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How to Hit a Bull's Eye With Bullet Points

Bullet points (or “bullets”) have become a staple on web pages, in sidebars, for PowerPoint presentations, even in direct mail. They present information in list form.

Writing tips for writing bullet points with Word Wise at Nonprofit Copywriter

Bullets are indented, short phrases, preceded by small dots, squares, dashes or graphics.

They’re everywhere, and readers like them.

That’s because bullets are short. They’re easy to read, especially online. And if done well, bullet points give you a “quick and dirty” summary of information.

But one note of caution … it’s easy use them as a crutch. Writers who get sloppy try to cram too much into each point or group them erratically. Use these tips to keep on target as you shoot out simple ideas in bullets.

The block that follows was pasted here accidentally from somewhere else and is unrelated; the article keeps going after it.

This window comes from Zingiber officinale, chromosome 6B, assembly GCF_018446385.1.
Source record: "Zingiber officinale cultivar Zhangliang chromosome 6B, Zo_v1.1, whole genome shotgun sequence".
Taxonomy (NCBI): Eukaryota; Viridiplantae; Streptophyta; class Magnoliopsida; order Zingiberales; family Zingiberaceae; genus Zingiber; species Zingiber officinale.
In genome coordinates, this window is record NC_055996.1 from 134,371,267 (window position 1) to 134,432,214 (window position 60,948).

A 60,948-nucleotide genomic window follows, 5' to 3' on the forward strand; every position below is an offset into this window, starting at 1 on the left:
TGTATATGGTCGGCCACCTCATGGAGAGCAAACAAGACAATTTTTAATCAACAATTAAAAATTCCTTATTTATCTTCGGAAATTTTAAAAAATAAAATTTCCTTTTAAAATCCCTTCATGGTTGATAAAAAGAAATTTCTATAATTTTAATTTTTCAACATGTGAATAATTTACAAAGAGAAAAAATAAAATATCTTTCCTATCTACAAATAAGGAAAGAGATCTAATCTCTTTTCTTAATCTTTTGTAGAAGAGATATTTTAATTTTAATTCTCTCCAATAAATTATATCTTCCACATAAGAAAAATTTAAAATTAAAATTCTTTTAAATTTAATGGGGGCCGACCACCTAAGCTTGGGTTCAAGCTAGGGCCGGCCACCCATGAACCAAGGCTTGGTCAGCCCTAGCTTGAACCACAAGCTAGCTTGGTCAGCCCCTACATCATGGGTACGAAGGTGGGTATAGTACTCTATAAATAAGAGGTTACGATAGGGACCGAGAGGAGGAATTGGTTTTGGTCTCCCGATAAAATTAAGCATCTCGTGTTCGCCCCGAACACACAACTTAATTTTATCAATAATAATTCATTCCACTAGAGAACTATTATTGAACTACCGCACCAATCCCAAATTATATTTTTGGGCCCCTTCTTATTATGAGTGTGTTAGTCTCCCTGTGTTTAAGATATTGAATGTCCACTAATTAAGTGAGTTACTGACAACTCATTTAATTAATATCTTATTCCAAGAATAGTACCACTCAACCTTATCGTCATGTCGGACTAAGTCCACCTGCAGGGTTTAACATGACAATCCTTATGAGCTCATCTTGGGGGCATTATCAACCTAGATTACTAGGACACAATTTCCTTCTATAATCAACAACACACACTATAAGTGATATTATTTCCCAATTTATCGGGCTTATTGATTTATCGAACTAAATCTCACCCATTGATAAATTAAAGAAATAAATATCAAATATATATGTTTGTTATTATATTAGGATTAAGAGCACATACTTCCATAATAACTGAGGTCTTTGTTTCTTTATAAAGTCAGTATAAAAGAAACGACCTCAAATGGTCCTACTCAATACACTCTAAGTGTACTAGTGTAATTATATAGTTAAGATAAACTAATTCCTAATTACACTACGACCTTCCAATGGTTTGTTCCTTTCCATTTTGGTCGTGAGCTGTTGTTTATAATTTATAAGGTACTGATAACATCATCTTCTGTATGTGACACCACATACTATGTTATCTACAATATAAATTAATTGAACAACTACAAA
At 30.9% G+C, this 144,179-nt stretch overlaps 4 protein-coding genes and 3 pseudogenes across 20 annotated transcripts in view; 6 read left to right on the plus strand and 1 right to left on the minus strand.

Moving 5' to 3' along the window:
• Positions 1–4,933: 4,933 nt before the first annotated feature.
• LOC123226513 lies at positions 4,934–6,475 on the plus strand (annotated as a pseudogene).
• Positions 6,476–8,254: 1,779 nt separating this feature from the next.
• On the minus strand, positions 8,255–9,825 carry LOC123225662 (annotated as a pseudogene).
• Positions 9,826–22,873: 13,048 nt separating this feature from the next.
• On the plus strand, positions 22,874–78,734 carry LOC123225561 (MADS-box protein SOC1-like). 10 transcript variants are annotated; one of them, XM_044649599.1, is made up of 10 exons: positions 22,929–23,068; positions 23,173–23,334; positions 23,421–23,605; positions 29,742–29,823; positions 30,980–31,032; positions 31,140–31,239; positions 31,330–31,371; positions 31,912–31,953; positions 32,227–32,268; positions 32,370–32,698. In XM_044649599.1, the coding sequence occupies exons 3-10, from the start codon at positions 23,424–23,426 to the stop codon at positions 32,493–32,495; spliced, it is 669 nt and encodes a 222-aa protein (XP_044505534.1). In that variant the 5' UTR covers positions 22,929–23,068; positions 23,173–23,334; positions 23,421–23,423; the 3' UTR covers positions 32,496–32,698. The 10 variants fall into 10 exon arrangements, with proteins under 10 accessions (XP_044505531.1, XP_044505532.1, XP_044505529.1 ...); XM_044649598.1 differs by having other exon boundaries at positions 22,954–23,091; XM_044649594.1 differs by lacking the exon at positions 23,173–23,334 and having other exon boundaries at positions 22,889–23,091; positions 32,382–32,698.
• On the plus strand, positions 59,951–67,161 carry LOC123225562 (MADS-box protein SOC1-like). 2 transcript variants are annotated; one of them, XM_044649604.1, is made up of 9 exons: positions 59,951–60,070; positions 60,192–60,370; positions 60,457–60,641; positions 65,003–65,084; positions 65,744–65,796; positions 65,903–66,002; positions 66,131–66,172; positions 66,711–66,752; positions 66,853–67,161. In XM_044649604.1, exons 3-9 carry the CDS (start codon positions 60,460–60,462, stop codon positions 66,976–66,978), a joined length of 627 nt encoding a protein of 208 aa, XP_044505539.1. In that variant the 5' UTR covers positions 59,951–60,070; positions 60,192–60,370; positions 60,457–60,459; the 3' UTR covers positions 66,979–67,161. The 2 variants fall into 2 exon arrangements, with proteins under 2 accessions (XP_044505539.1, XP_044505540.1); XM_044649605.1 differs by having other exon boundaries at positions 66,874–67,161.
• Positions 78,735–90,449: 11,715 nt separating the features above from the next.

Pick one idea per bullet

Use additional bullets to create additional thoughts.

Place similar concepts together

  • List related ideas, qualities or attributes together in one bullet list
  • More than 6 items requires a separate bullet list

Practice parallelism

  • Start every bullet with the same part of speech (verbs are strongest, then nouns)
  • Look for ways to use the same letter to start each bullet

Prioritize

  • Avoid clutter
  • No subtitles or outlines, please – bullets are meant to streamline copy
  • If you want to write complete sentences, use paragraphs instead
  • Keep your bullet list to 6 points or less

One final tip: use the 6 x 6 rule

This simple tip for constructing effective bullet list is commonly applied to PowerPoint slides but is appropriate elsewhere, too.

  • Use six bullets or less per slide
  • Use six words or less per bullet


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